Fire Service responds to two balcony fires and urge residents to stay safe
Date published: 05 April 2021
The balcony scene after one of the fires
Greater Manchester Fire and Rescue Service (GMFRS) is urging residents to use balconies safely and to never BBQ on balconies after two fires already during the recent warm weather.
Firefighters were called to two incidents on balconies last week.
The first saw crews attend a flat on Ludgate Hill, Manchester where a disposable BBQ had been placed directly on to a wooden balcony flooring.
Luckily, the fire was quickly extinguished, and firefighters gave the resident fire safety advice.
Another saw five fire engines and an aerial ladder platform attended a fire on the balcony of a second floor flat on Chapeltown Street in Manchester.
Firefighters used one hose reel to extinguish the fire and were at the scene for around 30 minutes.
It is suspected that the fire was caused by a carelessly discarded cigarette which caused a fire involving wooden garden furniture on the balcony.
GMFRS Head of Prevention, Area Manager Paul Duggan said: “As we are experiencing some nicer weather in Greater Manchester it is really important that residents of flats are aware of fire safety when they use their balconies.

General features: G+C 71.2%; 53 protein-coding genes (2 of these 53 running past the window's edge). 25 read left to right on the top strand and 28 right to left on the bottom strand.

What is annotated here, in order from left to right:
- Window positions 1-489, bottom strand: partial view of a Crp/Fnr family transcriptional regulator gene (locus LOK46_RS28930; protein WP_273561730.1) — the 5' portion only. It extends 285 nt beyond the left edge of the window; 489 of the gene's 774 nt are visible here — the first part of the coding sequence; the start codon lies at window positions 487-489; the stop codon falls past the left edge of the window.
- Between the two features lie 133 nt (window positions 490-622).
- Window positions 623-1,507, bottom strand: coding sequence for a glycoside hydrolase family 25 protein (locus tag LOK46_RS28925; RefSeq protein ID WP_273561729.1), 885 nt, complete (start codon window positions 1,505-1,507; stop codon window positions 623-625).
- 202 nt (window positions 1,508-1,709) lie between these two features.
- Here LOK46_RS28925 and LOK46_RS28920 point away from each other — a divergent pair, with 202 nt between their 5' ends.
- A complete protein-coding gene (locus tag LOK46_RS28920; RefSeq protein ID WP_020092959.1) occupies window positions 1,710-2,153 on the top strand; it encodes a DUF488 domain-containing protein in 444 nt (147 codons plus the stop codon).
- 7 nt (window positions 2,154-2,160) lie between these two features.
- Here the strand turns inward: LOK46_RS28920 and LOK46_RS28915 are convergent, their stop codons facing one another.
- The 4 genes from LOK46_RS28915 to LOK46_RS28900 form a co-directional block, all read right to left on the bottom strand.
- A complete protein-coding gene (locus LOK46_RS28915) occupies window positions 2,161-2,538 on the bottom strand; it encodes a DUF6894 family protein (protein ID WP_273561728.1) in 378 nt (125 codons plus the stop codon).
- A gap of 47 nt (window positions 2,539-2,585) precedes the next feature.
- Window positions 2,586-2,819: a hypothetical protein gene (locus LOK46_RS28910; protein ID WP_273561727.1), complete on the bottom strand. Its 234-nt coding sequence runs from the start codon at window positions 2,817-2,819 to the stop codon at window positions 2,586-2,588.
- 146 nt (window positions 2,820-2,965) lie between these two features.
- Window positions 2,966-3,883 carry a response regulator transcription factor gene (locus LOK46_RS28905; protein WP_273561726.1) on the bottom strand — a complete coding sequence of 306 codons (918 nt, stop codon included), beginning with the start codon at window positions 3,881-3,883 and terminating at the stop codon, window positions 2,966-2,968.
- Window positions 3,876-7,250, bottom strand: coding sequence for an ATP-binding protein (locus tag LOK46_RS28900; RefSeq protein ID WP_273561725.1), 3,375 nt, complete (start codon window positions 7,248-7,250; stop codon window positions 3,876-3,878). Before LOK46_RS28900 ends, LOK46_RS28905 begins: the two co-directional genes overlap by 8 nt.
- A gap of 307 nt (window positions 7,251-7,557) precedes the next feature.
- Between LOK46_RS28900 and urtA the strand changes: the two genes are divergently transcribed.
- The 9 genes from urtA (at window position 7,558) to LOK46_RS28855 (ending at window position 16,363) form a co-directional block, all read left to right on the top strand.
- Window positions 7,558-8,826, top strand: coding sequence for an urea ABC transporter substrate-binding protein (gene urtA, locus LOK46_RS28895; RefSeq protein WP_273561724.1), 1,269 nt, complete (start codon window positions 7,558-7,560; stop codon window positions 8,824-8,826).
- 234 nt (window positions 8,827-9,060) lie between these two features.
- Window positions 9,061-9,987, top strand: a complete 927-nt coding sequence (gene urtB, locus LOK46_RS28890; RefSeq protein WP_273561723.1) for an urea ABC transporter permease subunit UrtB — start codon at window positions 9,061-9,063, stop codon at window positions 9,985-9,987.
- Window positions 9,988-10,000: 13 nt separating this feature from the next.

“We were fortunate that there were no injuries at the incidents we attended and that we were able to quickly bring them under control and stop any further spread.
“This is a timely reminder that residents of flats should never have BBQs on their balconies and should be particularly careful on their balconies if they smoke.
“We want people to enjoy themselves at home when the weather is nice but please do so carefully.”
To reduce the risk of fire on a balcony:
Do not use BBQs under any circumstances
Never store flammable materials like gas on your balcony
Reduce clutter and try and keep items on the balcony to a minimum
If you smoke make sure you fully stub cigarettes out and NEVER flick them off your balcony
Last year GMFRS responded to a number of fires on balconies during the warm weather and the most common cause of balcony fires is BBQs or people throwing cigarettes from buildings which can cause fires on someone else’s balcony.
A discarded cigarette caused a fire at the Lighthouse which spread across a number of balconies and resulted in the full evacuation of the building.
There have been various fires around the country which started on balconies and caused significant damage to buildings sometimes resulting in residents needing to move out.
The Government has issued advice to building owners about the potential risks posed by wooden balconies and in most buildings the use of BBQs on balconies is not permitted and may be a breach of the lease or tenancy agreement.
Residents have a responsibility to co-operate with the fire safety arrangements for the building and could face action if they put other people in the building at risk.
For more information on how to keep you and your family safe, click here
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